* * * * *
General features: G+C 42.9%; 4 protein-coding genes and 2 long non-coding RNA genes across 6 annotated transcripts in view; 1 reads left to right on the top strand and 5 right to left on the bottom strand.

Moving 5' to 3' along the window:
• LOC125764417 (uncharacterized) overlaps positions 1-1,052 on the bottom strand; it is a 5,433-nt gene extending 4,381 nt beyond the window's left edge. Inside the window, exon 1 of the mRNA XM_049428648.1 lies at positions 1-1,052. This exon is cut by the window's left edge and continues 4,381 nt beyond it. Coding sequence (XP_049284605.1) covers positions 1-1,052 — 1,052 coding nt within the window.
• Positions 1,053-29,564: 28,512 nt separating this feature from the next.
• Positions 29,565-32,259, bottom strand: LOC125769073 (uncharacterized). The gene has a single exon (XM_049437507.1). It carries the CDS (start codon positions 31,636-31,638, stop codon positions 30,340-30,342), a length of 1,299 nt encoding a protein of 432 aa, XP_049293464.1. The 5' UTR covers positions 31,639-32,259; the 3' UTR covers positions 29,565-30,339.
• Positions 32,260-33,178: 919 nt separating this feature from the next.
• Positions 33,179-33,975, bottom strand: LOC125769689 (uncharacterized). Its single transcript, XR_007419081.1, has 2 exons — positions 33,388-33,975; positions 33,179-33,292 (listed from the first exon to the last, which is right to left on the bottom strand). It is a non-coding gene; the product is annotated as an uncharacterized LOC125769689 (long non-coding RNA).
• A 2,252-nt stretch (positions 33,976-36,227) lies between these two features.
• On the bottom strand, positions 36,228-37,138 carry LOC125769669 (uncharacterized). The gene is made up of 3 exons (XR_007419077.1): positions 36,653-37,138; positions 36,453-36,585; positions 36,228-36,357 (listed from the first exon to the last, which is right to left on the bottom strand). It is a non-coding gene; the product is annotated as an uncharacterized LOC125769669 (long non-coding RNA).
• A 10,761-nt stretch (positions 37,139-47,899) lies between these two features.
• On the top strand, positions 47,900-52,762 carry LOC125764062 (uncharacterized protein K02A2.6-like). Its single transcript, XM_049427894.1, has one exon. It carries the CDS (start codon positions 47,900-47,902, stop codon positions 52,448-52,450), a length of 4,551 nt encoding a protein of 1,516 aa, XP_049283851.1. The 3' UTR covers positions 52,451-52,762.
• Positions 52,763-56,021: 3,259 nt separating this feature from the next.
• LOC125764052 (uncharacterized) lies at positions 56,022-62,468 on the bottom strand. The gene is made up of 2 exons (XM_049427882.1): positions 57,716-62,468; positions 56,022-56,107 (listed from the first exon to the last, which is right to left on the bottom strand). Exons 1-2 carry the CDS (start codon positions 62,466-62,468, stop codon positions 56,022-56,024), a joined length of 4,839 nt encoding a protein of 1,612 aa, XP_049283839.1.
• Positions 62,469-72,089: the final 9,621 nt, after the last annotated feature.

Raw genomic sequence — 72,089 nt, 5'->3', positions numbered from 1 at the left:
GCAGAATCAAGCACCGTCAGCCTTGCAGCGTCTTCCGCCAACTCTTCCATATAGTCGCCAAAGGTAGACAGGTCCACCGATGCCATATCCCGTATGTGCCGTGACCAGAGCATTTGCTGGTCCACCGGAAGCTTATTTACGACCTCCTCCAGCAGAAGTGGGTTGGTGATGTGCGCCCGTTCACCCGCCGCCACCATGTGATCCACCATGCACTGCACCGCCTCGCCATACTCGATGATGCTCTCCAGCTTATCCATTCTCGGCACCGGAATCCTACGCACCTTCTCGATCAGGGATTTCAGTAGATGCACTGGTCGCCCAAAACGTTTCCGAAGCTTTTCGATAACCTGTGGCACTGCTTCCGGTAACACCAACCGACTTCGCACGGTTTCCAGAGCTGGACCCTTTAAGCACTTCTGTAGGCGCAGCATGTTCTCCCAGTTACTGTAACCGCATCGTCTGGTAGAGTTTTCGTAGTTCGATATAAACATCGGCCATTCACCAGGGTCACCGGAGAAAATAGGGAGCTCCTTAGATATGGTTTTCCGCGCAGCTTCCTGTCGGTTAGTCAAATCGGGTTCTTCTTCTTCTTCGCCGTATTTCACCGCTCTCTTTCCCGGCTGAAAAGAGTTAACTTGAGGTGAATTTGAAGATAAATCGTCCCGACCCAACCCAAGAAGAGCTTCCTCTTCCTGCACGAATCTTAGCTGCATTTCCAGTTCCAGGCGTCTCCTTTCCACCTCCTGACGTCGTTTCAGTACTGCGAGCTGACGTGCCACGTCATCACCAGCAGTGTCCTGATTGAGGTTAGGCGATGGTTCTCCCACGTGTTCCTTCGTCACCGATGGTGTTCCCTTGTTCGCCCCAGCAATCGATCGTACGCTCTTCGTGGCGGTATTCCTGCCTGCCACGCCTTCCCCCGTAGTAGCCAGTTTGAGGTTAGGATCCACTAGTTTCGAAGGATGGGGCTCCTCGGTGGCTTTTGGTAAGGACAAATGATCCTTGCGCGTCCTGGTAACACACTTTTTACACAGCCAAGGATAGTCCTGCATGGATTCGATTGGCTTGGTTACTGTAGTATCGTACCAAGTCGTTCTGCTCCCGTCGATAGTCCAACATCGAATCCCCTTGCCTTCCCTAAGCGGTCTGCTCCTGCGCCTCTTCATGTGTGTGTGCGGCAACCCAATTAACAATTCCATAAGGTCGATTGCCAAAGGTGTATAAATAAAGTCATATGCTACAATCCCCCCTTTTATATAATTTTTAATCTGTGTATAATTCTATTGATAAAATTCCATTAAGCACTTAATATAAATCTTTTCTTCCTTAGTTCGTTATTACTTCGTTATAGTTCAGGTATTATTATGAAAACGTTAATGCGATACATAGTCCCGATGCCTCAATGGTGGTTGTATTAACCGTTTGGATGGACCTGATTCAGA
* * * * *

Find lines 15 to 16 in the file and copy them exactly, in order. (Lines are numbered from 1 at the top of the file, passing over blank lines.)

Raw genomic sequence — 72,089 nt, 5'->3', positions numbered from 1 at the left:
GCAGAATCAAGCACCGTCAGCCTTGCAGCGTCTTCCGCCAACTCTTCCATATAGTCGCCAAAGGTAGACAGGTCCACCGATGCCATATCCCGTATGTGCCGTGACCAGAGCATTTGCTGGTCCACCGGAAGCTTATTTACGACCTCCTCCAGCAGAAGTGGGTTGGTGATGTGCGCCCGTTCACCCGCCGCCACCATGTGATCCACCATGCACTGCACCGCCTCGCCATACTCGATGATGCTCTCCAGCTTATCCATTCTCGGCACCGGAATCCTACGCACCTTCTCGATCAGGGATTTCAGTAGATGCACTGGTCGCCCAAAACGTTTCCGAAGCTTTTCGATAACCTGTGGCACTGCTTCCGGTAACACCAACCGACTTCGCACGGTTTCCAGAGCTGGACCCTTTAAGCACTTCTGTAGGCGCAGCATGTTCTCCCAGTTACTGTAACCGCATCGTCTGGTAGAGTTTTCGTAGTTCGATATAAACATCGGCCATTCACCAGGGTCACCGGAGAAAATAGGGAGCTCCTTAGATATGGTTTTCCGCGCAGCTTCCTGTCGGTTAGTCAAATCGGGTTCTTCTTCTTCTTCGCCGTATTTCACCGCTCTCTTTCCCGGCTGAAAAGAGTTAACTTGAGGTGAATTTGAAGATAAATCGTCCCGACCCAACCCAAGAAGAGCTTCCTCTTCCTGCACGAATCTTAGCTGCATTTCCAGTTCCAGGCGTCTCCTTTCCACCTCCTGACGTCGTTTCAGTACTGCGAGCTGACGTGCCACGTCATCACCAGCAGTGTCCTGATTGAGGTTAGGCGATGGTTCTCCCACGTGTTCCTTCGTCACCGATGGTGTTCCCTTGTTCGCCCCAGCAATCGATCGTACGCTCTTCGTGGCGGTATTCCTGCCTGCCACGCCTTCCCCCGTAGTAGCCAGTTTGAGGTTAGGATCCACTAGTTTCGAAGGATGGGGCTCCTCGGTGGCTTTTGGTAAGGACAAATGATCCTTGCGCGTCCTGGTAACACACTTTTTACACAGCCAAGGATAGTCCTGCATGGATTCGATTGGCTTGGTTACTGTAGTATCGTACCAAGTCGTTCTGCTCCCGTCGATAGTCCAACATCGAATCCCCTTGCCTTCCCTAAGCGGTCTGCTCCTGCGCCTCTTCATGTGTGTGTGCGGCAACCCAATTAACAATTCCATAAGGTCGATTGCCAAAGGTGTATAAATAAAGTCATATGCTACAATCCCCCCTTTTATATAATTTTTAATCTGTGTATAATTCTATTGATAAAATTCCATTAAGCACTTAATATAAATCTTTTCTTCCTTAGTTCGTTATTACTTCGTTATAGTTCAGGTATTATTATGAAAACGTTAATGCGATACATAGTCCCGATGCCTCAATGGTGGTTGTATTAACCGTTTGGATGGACCTGATTCAGA